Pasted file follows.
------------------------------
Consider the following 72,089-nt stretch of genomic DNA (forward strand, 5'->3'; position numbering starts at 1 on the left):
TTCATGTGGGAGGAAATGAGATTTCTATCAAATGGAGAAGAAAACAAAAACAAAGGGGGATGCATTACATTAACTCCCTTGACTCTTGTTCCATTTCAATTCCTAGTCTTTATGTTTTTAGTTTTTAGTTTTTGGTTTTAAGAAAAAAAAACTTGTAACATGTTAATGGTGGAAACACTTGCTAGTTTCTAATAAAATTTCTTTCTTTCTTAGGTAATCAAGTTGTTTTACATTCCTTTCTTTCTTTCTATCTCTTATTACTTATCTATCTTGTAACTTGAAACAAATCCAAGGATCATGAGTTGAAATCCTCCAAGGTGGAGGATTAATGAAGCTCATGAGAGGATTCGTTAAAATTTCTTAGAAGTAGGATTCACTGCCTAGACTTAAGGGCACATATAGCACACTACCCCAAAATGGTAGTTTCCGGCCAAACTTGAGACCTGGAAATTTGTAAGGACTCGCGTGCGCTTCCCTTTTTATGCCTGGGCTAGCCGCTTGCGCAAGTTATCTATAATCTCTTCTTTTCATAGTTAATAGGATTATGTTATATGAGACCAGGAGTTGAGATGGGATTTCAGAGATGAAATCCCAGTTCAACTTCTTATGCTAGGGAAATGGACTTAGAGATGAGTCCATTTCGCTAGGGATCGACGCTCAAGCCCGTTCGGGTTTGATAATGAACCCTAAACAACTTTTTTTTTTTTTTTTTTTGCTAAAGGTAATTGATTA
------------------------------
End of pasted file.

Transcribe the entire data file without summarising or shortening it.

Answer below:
Consider the following 72,089-nt stretch of genomic DNA (forward strand, 5'->3'; position numbering starts at 1 on the left):
TTCATGTGGGAGGAAATGAGATTTCTATCAAATGGAGAAGAAAACAAAAACAAAGGGGGATGCATTACATTAACTCCCTTGACTCTTGTTCCATTTCAATTCCTAGTCTTTATGTTTTTAGTTTTTAGTTTTTGGTTTTAAGAAAAAAAAACTTGTAACATGTTAATGGTGGAAACACTTGCTAGTTTCTAATAAAATTTCTTTCTTTCTTAGGTAATCAAGTTGTTTTACATTCCTTTCTTTCTTTCTATCTCTTATTACTTATCTATCTTGTAACTTGAAACAAATCCAAGGATCATGAGTTGAAATCCTCCAAGGTGGAGGATTAATGAAGCTCATGAGAGGATTCGTTAAAATTTCTTAGAAGTAGGATTCACTGCCTAGACTTAAGGGCACATATAGCACACTACCCCAAAATGGTAGTTTCCGGCCAAACTTGAGACCTGGAAATTTGTAAGGACTCGCGTGCGCTTCCCTTTTTATGCCTGGGCTAGCCGCTTGCGCAAGTTATCTATAATCTCTTCTTTTCATAGTTAATAGGATTATGTTATATGAGACCAGGAGTTGAGATGGGATTTCAGAGATGAAATCCCAGTTCAACTTCTTATGCTAGGGAAATGGACTTAGAGATGAGTCCATTTCGCTAGGGATCGACGCTCAAGCCCGTTCGGGTTTGATAATGAACCCTAAACAACTTTTTTTTTTTTTTTTTTTGCTAAAGGTAATTGATTA